Doctor of Ministry

Year Approved


First Advisor

Reed, Don


Church conflict harms those in the church, obscures God’s glory, and hurts the church’s witness to a watching world. Some church conflict is related to congregants’ limited ability to conceptualize and engage with pastoral authority. While secular academia has begun to explore the discipline of followership, there is a lack of research and writing in the Christian world that provides direction to congregants on this topic. That which does exist often creates confusion rather than clarity. In response to this problem, sixteen congregants and six pastors from six churches in the Washington, DC metropolitan area were interviewed about how they conceptualize and engage with pastoral authority. Transcripts of those interviews were analyzed using a modified grounded theory approach. The analysis suggested that congregants have an overreliance on a pastor’s personal authority and have an underdeveloped sense of a pastor’s role authority. A pastor’s personal authority results from the affection those he leads has for him and the expertise they believe he possesses. A pastor’s role authority is grounded in the role the pastor holds as a leader in the congregation. Drawing on the results of the field research, the relevant literature, and the Hebrews 13:7 and 13:17 biblical texts, an argument is offered to provide congregants with a practical theology of authority and submission. Several practical steps are also suggested to help congregants better conceptualize and engage pastoral authority. This includes a study of the anatomy and nature of authority, techniques congregants can utilize to develop a pastor’s personal and role authority, and methods to work through occasions when following authority is especially challenging. The study’s aim is to help congregants become followers who are well-equipped to help leaders exercise their authority in ways that create an environment of flourishing for the entire church and bring glory to God.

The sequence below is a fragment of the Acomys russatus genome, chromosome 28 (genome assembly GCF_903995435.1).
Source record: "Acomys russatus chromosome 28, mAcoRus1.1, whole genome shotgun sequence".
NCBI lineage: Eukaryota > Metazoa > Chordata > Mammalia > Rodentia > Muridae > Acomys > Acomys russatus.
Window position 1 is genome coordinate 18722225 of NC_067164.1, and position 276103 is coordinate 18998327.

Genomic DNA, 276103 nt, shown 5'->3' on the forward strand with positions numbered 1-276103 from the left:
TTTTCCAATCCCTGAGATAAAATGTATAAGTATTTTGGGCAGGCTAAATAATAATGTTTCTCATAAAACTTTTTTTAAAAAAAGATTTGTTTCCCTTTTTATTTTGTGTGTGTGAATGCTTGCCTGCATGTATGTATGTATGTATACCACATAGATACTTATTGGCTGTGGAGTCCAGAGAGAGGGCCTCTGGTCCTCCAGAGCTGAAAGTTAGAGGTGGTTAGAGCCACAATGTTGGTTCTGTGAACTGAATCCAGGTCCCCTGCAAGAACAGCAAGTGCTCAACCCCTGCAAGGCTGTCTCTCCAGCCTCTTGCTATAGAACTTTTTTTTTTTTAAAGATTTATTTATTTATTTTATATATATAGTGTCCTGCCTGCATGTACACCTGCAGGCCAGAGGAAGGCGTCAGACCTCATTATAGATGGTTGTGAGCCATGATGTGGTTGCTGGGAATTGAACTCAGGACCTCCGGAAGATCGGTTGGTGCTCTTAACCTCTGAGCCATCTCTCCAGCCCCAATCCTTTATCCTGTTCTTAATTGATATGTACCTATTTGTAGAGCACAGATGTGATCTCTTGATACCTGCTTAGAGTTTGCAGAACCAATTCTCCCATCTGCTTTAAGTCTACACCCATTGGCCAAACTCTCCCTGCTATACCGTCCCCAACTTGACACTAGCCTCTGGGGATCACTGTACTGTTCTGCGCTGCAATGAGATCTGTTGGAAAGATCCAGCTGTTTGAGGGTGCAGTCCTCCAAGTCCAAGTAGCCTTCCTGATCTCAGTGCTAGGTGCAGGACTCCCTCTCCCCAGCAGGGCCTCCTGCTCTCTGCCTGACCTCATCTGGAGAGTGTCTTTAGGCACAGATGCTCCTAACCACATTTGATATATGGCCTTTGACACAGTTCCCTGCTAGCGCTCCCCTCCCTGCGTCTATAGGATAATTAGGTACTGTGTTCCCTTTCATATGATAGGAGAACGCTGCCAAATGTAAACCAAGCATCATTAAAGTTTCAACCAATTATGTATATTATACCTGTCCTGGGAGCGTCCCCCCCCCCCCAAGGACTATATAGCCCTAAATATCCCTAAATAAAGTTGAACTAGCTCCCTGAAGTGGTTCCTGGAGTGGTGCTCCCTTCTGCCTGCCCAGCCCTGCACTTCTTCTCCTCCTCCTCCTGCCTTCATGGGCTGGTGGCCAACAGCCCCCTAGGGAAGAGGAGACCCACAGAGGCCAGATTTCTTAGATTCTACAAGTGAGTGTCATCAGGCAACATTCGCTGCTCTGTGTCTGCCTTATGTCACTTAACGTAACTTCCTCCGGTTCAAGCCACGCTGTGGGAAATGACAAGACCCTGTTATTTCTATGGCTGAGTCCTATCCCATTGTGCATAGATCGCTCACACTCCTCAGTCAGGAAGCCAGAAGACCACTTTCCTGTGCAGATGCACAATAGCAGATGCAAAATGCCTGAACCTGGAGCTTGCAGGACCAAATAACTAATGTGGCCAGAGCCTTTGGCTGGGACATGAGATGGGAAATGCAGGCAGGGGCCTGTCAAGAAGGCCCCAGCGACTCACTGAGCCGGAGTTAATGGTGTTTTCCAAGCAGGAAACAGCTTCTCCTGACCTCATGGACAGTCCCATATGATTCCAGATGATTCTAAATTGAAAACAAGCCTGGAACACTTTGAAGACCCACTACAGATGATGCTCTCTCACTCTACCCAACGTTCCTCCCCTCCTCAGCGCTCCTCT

Degree Name

Doctor of Ministry

Document Type

Doctoral thesis